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Psychiatrist: ‘There Has Been A Tremendous Amount’ Of Seasonal Affective Disorder This Winter

By Candice Leigh Helfand
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File photo of people walking in winter weather. (Photo by Christopher Furlong/Getty Images)

File photo of people walking in winter weather. (Photo by Christopher Furlong/Getty Images)

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ATLANTA (CBS Atlanta/AP) — Much of the nation has been grappling with severe winter weather for the past few weeks – and forecasts do not indicate any signs of relief.

From Texas to the Carolinas and the South’s business hub in Atlanta, roads were slick with ice, thousands were without power, and a wintry mix fell in many areas Wednesday. The Mid-Atlantic region was also expected to be hit as the storm crawled east, and up to a foot of snow could fall in some places.

Officials and forecasters in several states used unusually dire language in warnings, and they agreed that the biggest concern is ice, which could knock out power for days in wide swaths.

The blasts of winter weather have taken their toll on the lives of Americans, adding difficulty to travel, canceling school days and draining resources.

But in addition to the inconveniences caused by severe winter weather, there is also the potential for many to suffer from what is known as seasonal affective disorder – a specifier of depression that is said to be caused by the combination of cold temperatures, precipitation and shorter days.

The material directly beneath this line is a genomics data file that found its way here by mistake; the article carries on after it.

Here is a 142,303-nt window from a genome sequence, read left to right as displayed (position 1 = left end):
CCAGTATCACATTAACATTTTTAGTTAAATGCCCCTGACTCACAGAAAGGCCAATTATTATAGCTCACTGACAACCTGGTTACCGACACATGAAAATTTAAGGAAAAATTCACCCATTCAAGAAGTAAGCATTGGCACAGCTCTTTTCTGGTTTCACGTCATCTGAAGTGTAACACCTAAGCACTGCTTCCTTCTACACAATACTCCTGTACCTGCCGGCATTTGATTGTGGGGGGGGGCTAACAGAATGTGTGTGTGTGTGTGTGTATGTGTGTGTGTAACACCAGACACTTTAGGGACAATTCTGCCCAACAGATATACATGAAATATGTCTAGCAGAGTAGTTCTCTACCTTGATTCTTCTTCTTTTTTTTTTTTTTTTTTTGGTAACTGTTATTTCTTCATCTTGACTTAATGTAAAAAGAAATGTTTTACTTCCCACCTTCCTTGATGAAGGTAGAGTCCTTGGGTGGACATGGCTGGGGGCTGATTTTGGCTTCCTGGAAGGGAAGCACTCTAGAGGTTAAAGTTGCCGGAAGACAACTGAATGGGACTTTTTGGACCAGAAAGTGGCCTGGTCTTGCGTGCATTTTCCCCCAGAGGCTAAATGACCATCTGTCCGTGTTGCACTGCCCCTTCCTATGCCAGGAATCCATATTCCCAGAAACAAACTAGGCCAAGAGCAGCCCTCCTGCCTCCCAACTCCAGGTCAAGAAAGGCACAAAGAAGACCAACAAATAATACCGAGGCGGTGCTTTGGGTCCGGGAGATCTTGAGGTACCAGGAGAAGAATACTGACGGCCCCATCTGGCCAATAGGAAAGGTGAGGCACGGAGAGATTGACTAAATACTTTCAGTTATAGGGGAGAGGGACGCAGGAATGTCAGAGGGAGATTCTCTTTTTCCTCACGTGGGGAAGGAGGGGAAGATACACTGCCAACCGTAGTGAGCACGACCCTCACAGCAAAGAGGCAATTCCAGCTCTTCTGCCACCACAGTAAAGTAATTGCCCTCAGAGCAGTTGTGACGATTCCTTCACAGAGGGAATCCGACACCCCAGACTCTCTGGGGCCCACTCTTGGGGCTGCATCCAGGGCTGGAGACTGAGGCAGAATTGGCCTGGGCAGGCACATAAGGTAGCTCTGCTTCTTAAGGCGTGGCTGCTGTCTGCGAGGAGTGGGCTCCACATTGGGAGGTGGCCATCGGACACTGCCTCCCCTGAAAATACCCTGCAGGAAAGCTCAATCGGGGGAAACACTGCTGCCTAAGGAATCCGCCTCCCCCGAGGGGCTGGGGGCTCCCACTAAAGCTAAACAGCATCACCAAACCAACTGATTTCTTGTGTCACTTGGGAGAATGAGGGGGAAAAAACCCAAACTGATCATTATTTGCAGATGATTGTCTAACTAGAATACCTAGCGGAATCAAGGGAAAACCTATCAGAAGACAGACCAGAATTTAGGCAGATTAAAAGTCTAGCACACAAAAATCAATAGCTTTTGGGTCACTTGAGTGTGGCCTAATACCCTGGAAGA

Dr. Norman Rosenthal, the clinical psychiatrist who first described the condition, defines it on his website as “a type of depression that occurs regularly, every autumn and winter, when the days get short and dark, though it may occur at other times as well.”

Rosenthal, who is also the author of a book on the matter entitled “Winter Blues,” said that he has “seen a lot of [seasonal affective disorder] this season.”

“There has been a tremendous amount of it around, even in people who think they’ve got it under control,” he additionally noted.

Laura Miller, a licensed clinical social worker in New York, also indicated a seeming relationship between the weather and the mental and emotional well-being of her patients over the course of this winter.

“I have noticed that a number of my patients have been significantly impacted by the season changes and specifically the increase in the number of hours of darkness. This seems to happen every year around the time when fall flows into winter,” she said.

Miller did mention, however, that the cases she has seen in her practice have not been noticeably more severe than they have in other years, but added that “it is hard to tell since patients usually have other factors that contribute to mood shifts, even if those other factors are not the primary roots or triggers.”

In that vein, some have even debated the extent to which people might suffer from seasonal affective disorder – the findings of one study, conducted by researchers at the University of Oregon, indicated that it may not be as prevalent as some believe it to be.

“It is clear from prior research that seasonal affective disorder exists,” study lead author David Kerr was quoted as saying by HealthDay. “But our research suggests that what we often think of as the winter blues does not affect people nearly as much as we may think.”

Still, experts agree the deprivation of sunlight, a common side effect of winter weather, can have detrimental effects on the human body and mind. To Rosenthal, this is a primary reason as to why seasonal affective disorder affects those who suffer from it.